The Identity Transformation of Male First Generational Students

first gender identityBy Nick Rocha – First generation students often face a multitude of academic and social challenges when they are transitioning into the college environment.  A first-generation student is someone whose parents have not completed or obtained a four-year college degree.  There is an increasing amount of research centered on the connection between social class and academic success, but there is a need for research that focuses on how identity formation strategies are challenged or sustained as students transition from high school to college.  How might certain students socialize and form identities based on their experiences on campus? Does the approach students use in high school translate to the approach used in college?

When considering how students formulate identity about themselves, it is important to take into consideration the intersectionality of race, class, gender, and other statuses when attempting to examine patterns and connections.  “Intersectionality thus provides a framework for understanding how multiple dimensions of identities affect experience, opportunities, and outcomes” (Wilkins, 2014).  As we take each category and status into account, we often get different experiences, explanations, and approaches to identity formation.  So for example a white lower-class first generational male will have a different strategy to define themselves as compared to a black lower-class first generational male.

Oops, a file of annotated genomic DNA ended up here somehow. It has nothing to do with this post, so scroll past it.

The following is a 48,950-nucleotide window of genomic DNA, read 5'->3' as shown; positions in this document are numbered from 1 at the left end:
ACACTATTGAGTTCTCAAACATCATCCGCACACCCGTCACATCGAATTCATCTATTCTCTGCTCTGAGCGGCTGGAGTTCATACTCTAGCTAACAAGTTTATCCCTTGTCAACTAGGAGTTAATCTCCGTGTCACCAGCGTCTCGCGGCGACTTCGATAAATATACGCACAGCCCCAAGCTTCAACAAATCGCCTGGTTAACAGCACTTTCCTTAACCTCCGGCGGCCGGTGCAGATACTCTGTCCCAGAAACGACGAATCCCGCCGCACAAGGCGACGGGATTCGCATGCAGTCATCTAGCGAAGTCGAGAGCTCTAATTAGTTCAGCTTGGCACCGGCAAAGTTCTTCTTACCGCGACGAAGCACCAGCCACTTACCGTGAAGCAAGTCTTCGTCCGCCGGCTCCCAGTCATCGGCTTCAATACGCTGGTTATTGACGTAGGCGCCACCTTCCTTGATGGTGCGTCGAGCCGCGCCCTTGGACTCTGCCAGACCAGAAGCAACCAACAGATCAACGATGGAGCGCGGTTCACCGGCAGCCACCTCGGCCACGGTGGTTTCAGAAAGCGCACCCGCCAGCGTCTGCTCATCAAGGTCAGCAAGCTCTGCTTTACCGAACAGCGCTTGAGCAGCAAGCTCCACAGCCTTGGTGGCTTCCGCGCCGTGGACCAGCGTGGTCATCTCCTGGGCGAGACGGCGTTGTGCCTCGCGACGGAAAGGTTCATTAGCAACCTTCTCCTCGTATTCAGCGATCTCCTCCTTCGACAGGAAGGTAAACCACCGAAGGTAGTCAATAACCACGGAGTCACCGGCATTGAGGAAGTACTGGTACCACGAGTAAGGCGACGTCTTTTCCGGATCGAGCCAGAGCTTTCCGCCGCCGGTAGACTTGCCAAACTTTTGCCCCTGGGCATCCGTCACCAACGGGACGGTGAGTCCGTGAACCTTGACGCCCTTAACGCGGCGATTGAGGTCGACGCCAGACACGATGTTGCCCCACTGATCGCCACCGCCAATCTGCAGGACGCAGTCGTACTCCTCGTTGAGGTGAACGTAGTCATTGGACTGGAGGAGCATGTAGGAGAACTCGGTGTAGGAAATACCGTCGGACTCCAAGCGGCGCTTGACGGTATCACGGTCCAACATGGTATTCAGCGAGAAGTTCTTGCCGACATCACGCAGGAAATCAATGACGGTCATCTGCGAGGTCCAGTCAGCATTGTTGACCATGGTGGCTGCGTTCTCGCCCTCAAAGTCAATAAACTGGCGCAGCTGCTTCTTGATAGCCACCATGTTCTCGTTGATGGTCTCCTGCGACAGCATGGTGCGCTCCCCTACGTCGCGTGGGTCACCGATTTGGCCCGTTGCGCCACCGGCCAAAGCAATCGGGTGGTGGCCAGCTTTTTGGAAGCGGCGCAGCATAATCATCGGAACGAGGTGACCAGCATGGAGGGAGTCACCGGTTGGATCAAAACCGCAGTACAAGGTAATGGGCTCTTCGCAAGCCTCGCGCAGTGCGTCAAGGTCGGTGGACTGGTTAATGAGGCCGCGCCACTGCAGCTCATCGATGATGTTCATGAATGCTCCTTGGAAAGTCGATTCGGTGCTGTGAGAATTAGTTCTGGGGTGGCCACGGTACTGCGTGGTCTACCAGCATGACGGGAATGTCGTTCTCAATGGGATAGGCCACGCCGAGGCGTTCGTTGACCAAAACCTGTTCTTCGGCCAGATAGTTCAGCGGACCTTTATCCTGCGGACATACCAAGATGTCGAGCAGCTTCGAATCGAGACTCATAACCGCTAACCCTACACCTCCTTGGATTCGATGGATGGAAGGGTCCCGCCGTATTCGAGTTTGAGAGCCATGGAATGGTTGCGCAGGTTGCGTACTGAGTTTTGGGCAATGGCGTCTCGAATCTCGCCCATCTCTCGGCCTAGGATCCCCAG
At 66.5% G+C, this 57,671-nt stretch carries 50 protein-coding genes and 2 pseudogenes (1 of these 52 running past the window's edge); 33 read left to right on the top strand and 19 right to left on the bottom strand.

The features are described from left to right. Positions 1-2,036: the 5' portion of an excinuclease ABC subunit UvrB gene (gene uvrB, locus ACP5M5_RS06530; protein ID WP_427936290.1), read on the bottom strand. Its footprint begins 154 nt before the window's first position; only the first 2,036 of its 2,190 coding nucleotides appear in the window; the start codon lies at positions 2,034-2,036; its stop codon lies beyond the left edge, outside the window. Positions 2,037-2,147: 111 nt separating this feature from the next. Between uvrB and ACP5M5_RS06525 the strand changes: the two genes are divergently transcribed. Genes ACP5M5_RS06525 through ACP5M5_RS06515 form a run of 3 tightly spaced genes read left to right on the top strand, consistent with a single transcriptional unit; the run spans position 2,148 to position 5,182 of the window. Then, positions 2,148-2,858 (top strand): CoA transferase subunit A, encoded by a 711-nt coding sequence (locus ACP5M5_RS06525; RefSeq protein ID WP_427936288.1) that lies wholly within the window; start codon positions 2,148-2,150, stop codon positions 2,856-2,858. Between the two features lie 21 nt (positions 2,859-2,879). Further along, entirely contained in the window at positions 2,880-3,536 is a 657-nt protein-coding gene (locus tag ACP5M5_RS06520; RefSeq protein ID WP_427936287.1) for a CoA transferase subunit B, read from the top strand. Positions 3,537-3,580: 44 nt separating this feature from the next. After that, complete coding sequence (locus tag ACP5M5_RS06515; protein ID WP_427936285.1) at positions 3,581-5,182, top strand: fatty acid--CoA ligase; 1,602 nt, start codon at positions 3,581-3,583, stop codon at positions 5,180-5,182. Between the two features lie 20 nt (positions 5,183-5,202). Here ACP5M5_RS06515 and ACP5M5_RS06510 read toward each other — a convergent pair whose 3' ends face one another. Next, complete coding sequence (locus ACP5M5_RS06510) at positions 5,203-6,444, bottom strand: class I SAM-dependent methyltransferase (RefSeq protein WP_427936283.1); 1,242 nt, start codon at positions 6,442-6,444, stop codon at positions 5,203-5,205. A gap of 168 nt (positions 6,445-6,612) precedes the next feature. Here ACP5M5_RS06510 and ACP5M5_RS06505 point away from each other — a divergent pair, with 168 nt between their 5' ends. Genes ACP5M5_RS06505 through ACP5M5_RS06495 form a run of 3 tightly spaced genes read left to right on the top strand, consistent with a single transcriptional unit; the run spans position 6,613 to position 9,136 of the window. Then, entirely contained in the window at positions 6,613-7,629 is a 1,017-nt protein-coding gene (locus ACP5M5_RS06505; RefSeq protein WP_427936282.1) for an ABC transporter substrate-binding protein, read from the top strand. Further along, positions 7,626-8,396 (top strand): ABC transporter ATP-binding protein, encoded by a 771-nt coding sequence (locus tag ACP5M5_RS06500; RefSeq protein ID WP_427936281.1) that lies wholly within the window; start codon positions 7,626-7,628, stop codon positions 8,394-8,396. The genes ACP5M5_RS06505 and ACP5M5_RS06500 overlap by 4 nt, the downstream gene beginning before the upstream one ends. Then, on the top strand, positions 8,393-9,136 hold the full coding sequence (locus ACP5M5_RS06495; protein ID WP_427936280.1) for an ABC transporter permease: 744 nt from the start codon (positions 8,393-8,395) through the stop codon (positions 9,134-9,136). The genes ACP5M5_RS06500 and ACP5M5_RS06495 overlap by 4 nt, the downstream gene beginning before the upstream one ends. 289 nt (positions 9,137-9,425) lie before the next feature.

Based on Amy Wilkin’s observations and interviews of first generational white and black men, the white students mentioned that they did not receive proactive support for their parents in regards to attending college.  They were warmly supportive of whatever decision that the students made regarding occupational goals, even it if meant not attending college.  They also employed a “blending in approach” to identity within high school.  This tactic involved glossing over class differences between themselves and middle-class students; white lower-class students would engage in low-cost activities such as video games, playing Frisbee, and hiking in attempts to develop a social network of friends.  They also avoided trouble such as drinking by changing their peer groups and engaging in sports.